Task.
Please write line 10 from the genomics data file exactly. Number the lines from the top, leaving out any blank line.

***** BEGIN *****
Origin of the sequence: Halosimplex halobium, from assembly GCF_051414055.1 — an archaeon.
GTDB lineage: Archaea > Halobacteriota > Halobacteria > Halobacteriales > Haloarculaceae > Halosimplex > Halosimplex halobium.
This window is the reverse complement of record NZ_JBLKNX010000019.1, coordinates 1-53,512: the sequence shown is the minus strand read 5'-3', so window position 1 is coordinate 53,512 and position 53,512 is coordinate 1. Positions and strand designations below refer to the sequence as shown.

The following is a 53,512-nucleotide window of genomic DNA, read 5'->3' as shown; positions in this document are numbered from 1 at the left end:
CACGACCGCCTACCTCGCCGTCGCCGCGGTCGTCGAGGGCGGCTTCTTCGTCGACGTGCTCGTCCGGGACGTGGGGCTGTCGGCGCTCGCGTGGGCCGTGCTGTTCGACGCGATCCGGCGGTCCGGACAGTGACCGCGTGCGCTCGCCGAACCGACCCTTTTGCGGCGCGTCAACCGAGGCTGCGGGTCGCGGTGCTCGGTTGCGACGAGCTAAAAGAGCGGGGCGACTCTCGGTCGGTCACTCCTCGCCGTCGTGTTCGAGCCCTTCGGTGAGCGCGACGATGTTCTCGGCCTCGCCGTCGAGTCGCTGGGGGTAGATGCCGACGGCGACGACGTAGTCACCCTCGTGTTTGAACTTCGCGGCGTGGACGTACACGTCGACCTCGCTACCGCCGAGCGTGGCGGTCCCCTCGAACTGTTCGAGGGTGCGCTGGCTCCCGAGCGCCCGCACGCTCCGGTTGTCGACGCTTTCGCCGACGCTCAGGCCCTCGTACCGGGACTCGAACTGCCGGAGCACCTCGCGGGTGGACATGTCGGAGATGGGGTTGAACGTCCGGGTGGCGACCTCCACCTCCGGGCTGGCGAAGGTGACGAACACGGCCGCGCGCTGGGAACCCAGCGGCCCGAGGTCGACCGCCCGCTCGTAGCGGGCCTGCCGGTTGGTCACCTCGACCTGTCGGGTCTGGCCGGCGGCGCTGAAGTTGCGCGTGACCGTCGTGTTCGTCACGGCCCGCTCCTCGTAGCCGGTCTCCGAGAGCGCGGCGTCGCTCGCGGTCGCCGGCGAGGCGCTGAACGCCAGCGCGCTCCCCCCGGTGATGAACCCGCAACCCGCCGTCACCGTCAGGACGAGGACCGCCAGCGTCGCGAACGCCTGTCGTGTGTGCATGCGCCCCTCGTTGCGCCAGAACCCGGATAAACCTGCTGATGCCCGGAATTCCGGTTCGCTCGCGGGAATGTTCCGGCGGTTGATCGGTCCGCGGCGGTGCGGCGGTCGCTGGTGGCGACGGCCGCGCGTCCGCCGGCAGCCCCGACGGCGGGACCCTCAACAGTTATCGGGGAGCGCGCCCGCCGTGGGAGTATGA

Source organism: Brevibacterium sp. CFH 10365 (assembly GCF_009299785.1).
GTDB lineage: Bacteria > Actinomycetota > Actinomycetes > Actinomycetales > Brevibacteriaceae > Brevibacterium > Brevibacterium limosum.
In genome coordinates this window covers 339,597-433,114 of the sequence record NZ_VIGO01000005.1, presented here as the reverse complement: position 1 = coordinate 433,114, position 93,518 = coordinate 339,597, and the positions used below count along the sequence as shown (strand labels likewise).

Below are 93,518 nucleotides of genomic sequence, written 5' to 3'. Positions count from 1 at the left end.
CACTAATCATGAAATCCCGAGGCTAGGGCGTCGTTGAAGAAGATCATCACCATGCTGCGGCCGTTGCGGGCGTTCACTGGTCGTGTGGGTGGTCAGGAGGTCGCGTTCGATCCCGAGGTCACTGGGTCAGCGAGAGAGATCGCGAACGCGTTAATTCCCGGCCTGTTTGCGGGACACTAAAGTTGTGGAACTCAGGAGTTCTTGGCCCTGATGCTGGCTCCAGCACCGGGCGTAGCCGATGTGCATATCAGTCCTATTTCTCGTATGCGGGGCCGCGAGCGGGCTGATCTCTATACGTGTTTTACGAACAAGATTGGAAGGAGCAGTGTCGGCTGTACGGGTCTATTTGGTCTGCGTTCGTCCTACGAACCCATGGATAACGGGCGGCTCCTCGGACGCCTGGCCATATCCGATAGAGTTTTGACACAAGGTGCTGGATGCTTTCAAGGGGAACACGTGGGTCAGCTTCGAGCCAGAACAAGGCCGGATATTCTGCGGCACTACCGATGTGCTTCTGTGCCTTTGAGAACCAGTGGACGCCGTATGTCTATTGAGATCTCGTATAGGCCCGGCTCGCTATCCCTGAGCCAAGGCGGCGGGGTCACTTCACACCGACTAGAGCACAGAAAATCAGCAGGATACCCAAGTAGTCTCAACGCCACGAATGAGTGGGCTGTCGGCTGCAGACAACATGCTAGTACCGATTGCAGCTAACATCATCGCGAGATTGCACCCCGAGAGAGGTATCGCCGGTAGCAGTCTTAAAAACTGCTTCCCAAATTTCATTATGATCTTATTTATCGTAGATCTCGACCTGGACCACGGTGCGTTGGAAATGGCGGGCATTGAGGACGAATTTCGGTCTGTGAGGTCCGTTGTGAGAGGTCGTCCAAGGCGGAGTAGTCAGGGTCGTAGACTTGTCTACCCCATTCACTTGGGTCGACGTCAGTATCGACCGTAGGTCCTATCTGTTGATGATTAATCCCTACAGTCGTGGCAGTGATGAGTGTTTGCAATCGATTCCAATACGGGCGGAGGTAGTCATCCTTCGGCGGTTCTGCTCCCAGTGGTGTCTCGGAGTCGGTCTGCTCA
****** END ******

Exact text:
CACTAATCATGAAATCCCGAGGCTAGGGCGTCGTTGAAGAAGATCATCACCATGCTGCGGCCGTTGCGGGCGTTCACTGGTCGTGTGGGTGGTCAGGAGGTCGCGTTCGATCCCGAGGTCACTGGGTCAGCGAGAGAGATCGCGAACGCGTTAATTCCCGGCCTGTTTGCGGGACACTAAAGTTGTGGAACTCAGGAGTTCTTGGCCCTGATGCTGGCTCCAGCACCGGGCGTAGCCGATGTGCATATCAGTCCTATTTCTCGTATGCGGGGCCGCGAGCGGGCTGATCTCTATACGTGTTTTACGAACAAGATTGGAAGGAGCAGTGTCGGCTGTACGGGTCTATTTGGTCTGCGTTCGTCCTACGAACCCATGGATAACGGGCGGCTCCTCGGACGCCTGGCCATATCCGATAGAGTTTTGACACAAGGTGCTGGATGCTTTCAAGGGGAACACGTGGGTCAGCTTCGAGCCAGAACAAGGCCGGATATTCTGCGGCACTACCGATGTGCTTCTGTGCCTTTGAGAACCAGTGGACGCCGTATGTCTATTGAGATCTCGTATAGGCCCGGCTCGCTATCCCTGAGCCAAGGCGGCGGGGTCACTTCACACCGACTAGAGCACAGAAAATCAGCAGGATACCCAAGTAGTCTCAACGCCACGAATGAGTGGGCTGTCGGCTGCAGACAACATGCTAGTACCGATTGCAGCTAACATCATCGCGAGATTGCACCCCGAGAGAGGTATCGCCGGTAGCAGTCTTAAAAACTGCTTCCCAAATTTCATTATGATCTTATTTATCGTAGATCTCGACCTGGACCACGGTGCGTTGGAAATGGCGGGCATTGAGGACGAATTTCGGTCTGTGAGGTCCGTTGTGAGAGGTCGTCCAAGGCGGAGTAGTCAGGGTCGTAGACTTGTCTACCCCATTCACTTGGGTCGACGTCAGTATCGACCGTAGGTCCTATCTGTTGATGATTAATCCCTACAGTCGTGGCAGTGATGAGTGTTTGCAATCGATTCCAATACGGGCGGAGGTAGTCATCCTTCGGCGGTTCTGCTCCCAGTGGTGTCTCGGAGTCGGTCTGCTCA